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GRAMOPHONE (06/2021)
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Reviewer: Jonathan Freeman-Attwood

Philippe Herreweghe’s corpus of cantatas from Virgin, Harmonia Mundi and now PHI constitutes one of the most elegant and satisfying of Bachian recorded drip-feeds over the past 30 years. The main work is the Trauer Ode, which Collegium Vocale recorded back in 1987, yet it still remains mystifyingly elusive in the canon given its credentials: an impeccably crafted score, evidence of a close collaboration with the eminent Enlightenment poet Gottsched, and its exquisite repository of bittersweet conceits on the death of a celebrated Saxon Protestant Queen in 1727, redolent of the St Matthew Passion in full flow. It’s no surprise Bach reused much of it for his now lost St Mark Passion. It also offers a rare biographical insight of Bach elbowing aside the prerogative of the University Kapellmeister to compose ‘on his own patch’ when Bach clocked that he had a chance to write and perform for ‘royal personages, high ministers, cavaliers and other such visitors’.

The difference between Herreweghe’s earlier recording and this reading is all about atmosphere. The work’s delicate imagery is now affectionately exhibited with an open grief and an ‘in memoriam’ gratitude generously embedded, rather than the studied restraint of the older version. The singers and instruments circumnavigate the music with collective fluency, from the pungent textures of the opening to the fluttering sounds of funeral bells caught in the wind (in the fourth stanza) and a dancing fugue depicting the queen’s life as an example for great women. The instrumentation is one of the work’s glories with its soft palette of flutes, recorders, gambas, lutes and strings. Herreweghe relishes its seemingly endless coloration and how the Ode at the same time both eschews and adopts galant sensibilities – but entirely on Bach’s terms.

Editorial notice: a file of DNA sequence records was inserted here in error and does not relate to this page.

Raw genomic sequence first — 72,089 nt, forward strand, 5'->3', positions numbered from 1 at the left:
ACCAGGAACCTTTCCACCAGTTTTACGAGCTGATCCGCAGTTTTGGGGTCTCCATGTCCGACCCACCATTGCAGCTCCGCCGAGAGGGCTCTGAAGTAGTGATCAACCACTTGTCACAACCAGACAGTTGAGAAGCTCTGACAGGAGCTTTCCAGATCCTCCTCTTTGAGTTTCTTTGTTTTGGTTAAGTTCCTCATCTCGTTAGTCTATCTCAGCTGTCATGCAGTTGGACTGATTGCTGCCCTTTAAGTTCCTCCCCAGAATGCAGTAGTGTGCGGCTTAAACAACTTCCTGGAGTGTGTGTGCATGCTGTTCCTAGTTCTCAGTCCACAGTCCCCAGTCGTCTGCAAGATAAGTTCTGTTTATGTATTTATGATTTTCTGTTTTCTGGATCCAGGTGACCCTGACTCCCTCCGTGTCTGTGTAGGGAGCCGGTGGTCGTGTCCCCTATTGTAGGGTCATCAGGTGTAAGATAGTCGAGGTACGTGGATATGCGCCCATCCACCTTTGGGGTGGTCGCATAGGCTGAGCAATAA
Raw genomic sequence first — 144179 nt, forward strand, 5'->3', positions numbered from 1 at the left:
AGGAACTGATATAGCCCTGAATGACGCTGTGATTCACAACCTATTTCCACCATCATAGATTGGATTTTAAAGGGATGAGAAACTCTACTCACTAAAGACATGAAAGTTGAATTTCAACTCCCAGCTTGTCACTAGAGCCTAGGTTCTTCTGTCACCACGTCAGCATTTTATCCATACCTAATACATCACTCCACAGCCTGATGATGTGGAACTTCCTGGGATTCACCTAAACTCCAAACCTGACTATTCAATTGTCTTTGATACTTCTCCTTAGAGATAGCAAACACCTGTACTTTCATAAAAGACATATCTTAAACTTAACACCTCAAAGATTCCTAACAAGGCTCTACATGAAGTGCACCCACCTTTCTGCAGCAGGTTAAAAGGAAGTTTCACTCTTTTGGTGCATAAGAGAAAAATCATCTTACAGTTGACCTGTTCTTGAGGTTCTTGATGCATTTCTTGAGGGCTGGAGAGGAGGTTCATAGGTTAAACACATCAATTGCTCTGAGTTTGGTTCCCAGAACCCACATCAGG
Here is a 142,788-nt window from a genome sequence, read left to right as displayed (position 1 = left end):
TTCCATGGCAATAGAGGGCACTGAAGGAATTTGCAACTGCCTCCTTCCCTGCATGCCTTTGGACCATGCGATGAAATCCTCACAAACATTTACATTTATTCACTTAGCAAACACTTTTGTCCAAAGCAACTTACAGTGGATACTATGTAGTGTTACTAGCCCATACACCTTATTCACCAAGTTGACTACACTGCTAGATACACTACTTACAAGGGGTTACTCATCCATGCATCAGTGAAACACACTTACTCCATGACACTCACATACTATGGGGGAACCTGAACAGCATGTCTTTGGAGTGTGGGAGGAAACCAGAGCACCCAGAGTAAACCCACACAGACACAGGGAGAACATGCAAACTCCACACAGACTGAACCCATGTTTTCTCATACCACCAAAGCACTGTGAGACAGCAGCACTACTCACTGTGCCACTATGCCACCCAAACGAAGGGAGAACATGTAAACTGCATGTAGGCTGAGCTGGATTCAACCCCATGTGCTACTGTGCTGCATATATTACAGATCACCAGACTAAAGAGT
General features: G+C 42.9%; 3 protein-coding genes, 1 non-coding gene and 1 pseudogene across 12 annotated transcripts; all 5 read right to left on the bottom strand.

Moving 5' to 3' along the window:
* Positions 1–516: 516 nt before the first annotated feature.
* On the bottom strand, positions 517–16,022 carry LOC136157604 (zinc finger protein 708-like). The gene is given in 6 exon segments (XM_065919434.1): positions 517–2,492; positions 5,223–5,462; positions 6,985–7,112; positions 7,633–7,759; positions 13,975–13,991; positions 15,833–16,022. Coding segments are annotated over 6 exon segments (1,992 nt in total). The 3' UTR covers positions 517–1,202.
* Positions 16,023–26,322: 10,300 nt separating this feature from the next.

This is where previous readings stand or fall. Only in the last movement do Collegium Vocale rest too much on decorum ahead of poignancy. Elsewhere, the sinews of the Ode are explored with all the success of Jürgen Jürgens’s deeply moving account (Teldec, 11/67 – nla) and, more recently, Pierre Pierlot and the Ricercar Consort. The solo singing is universally excellent and well suited to the soft-grained declamation of Gottsched’s reforming language.

If this isn’t enough, the performance of Cantata No 45 is as uplifting as exists on record (Richter and Gardiner both have something special to say here) and the exquisite short funeral motet, O Jesu Christ, meins Lebens Licht, is tailor-made for Herreweghe. No one else peels back those tactile homogeneous phrases with quite such luminosity and deep-seated finesse as Collegium Vocale.

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